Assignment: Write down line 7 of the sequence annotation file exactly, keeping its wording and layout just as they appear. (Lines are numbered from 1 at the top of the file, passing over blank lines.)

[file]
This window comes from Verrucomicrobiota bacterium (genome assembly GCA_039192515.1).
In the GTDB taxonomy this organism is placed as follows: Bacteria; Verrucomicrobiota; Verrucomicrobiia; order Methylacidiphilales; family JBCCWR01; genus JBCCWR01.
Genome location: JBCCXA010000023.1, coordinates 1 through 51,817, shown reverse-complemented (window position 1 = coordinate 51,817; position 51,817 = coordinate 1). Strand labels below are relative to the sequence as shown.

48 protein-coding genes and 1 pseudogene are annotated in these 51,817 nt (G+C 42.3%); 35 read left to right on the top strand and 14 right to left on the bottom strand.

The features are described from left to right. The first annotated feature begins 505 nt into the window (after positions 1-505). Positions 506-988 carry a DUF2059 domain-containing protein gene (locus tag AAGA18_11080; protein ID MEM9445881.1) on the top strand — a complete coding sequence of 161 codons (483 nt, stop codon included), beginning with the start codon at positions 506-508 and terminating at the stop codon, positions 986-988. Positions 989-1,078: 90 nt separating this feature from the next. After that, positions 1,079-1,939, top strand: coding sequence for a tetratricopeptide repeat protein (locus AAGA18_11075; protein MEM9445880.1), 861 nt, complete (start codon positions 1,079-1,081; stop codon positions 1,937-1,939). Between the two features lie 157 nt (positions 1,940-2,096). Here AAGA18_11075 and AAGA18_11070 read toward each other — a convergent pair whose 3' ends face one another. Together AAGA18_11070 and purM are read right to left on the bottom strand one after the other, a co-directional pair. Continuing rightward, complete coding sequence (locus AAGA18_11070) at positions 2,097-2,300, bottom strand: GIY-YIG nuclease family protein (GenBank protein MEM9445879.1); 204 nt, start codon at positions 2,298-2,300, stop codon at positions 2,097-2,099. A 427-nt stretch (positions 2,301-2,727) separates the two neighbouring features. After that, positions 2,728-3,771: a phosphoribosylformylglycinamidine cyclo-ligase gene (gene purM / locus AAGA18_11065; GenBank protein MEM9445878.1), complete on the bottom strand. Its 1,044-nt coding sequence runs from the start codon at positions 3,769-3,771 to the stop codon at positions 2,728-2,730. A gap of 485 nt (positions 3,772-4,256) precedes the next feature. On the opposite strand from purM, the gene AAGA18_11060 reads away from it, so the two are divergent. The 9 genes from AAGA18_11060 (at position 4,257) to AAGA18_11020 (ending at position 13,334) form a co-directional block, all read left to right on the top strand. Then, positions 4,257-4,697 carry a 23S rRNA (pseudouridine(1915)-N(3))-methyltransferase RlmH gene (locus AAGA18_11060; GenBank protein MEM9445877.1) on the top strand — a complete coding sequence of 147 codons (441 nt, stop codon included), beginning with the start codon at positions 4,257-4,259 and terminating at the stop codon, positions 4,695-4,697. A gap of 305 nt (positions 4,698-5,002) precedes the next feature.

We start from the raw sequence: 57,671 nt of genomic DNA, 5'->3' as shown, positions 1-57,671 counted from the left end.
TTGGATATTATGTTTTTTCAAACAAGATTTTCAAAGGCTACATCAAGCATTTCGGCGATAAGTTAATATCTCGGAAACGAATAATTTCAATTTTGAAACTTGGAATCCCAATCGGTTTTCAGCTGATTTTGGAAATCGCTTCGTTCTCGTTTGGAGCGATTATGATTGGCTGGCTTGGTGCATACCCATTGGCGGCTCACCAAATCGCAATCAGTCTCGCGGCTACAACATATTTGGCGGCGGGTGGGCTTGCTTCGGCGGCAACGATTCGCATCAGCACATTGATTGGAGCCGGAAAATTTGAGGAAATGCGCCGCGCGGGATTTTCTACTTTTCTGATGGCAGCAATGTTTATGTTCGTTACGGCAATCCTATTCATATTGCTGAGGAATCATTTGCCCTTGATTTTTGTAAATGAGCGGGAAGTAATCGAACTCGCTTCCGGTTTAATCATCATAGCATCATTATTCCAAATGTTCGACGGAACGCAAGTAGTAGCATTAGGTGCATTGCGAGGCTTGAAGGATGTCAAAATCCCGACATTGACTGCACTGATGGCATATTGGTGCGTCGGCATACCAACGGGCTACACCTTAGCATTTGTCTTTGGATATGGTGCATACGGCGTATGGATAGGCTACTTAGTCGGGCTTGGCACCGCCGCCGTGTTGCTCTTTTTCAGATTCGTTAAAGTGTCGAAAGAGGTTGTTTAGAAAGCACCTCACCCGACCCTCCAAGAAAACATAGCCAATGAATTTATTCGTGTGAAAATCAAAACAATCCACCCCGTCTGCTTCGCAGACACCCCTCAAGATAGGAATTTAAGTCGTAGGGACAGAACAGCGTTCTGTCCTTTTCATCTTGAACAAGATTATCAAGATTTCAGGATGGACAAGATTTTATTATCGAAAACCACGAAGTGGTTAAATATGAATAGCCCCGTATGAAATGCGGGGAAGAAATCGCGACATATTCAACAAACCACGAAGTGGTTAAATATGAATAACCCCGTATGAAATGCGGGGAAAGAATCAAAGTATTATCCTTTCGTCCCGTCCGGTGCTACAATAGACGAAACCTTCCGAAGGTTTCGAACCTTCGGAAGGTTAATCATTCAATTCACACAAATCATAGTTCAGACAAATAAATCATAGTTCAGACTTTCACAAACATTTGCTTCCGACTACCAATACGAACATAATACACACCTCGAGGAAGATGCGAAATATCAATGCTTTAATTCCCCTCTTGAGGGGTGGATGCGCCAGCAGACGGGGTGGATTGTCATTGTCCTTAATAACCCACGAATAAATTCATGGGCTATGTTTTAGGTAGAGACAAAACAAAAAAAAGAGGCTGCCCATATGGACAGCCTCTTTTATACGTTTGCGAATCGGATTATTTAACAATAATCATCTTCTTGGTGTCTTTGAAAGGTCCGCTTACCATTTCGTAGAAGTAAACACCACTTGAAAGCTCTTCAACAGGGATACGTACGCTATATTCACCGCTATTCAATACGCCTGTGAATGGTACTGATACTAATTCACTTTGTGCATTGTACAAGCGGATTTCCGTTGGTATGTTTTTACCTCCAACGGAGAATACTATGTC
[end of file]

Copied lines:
TTGGATATTATGTTTTTTCAAACAAGATTTTCAAAGGCTACATCAAGCATTTCGGCGATAAGTTAATATCTCGGAAACGAATAATTTCAATTTTGAAACTTGGAATCCCAATCGGTTTTCAGCTGATTTTGGAAATCGCTTCGTTCTCGTTTGGAGCGATTATGATTGGCTGGCTTGGTGCATACCCATTGGCGGCTCACCAAATCGCAATCAGTCTCGCGGCTACAACATATTTGGCGGCGGGTGGGCTTGCTTCGGCGGCAACGATTCGCATCAGCACATTGATTGGAGCCGGAAAATTTGAGGAAATGCGCCGCGCGGGATTTTCTACTTTTCTGATGGCAGCAATGTTTATGTTCGTTACGGCAATCCTATTCATATTGCTGAGGAATCATTTGCCCTTGATTTTTGTAAATGAGCGGGAAGTAATCGAACTCGCTTCCGGTTTAATCATCATAGCATCATTATTCCAAATGTTCGACGGAACGCAAGTAGTAGCATTAGGTGCATTGCGAGGCTTGAAGGATGTCAAAATCCCGACATTGACTGCACTGATGGCATATTGGTGCGTCGGCATACCAACGGGCTACACCTTAGCATTTGTCTTTGGATATGGTGCATACGGCGTATGGATAGGCTACTTAGTCGGGCTTGGCACCGCCGCCGTGTTGCTCTTTTTCAGATTCGTTAAAGTGTCGAAAGAGGTTGTTTAGAAAGCACCTCACCCGACCCTCCAAGAAAACATAGCCAATGAATTTATTCGTGTGAAAATCAAAACAATCCACCCCGTCTGCTTCGCAGACACCCCTCAAGATAGGAATTTAAGTCGTAGGGACAGAACAGCGTTCTGTCCTTTTCATCTTGAACAAGATTATCAAGATTTCAGGATGGACAAGATTTTATTATCGAAAACCACGAAGTGGTTAAATATGAATAGCCCCGTATGAAATGCGGGGAAGAAATCGCGACATATTCAACAAACCACGAAGTGGTTAAATATGAATAACCCCGTATGAAATGCGGGGAAAGAATCAAAGTATTATCCTTTCGTCCCGTCCGGTGCTACAATAGACGAAACCTTCCGAAGGTTTCGAACCTTCGGAAGGTTAATCATTCAATTCACACAAATCATAGTTCAGACAAATAAATCATAGTTCAGACTTTCACAAACATTTGCTTCCGACTACCAATACGAACATAATACACACCTCGAGGAAGATGCGAAATATCAATGCTTTAATTCCCCTCTTGAGGGGTGGATGCGCCAGCAGACGGGGTGGATTGTCATTGTCCTTAATAACCCACGAATAAATTCATGGGCTATGTTTTAGGTAGAGACAAAACAAAAAAAAGAGGCTGCCCATATGGACAGCCTCTTTTATACGTTTGCGAATCGGATTATTTAACAATAATCATCTTCTTGGTGTCTTTGAAAGGTCCGCTTACCATTTCGTAGAAGTAAACACCACTTGAAAGCTCTTCAACAGGGATACGTACGCTATATTCACCGCTATTCAATACGCCTGTGAATGGTACTGATACTAATTCACTTTGTGCATTGTACAAGCGGATTTCCGTTGGTATGTTTTTACCTCCAACGGAGAATACTATGTC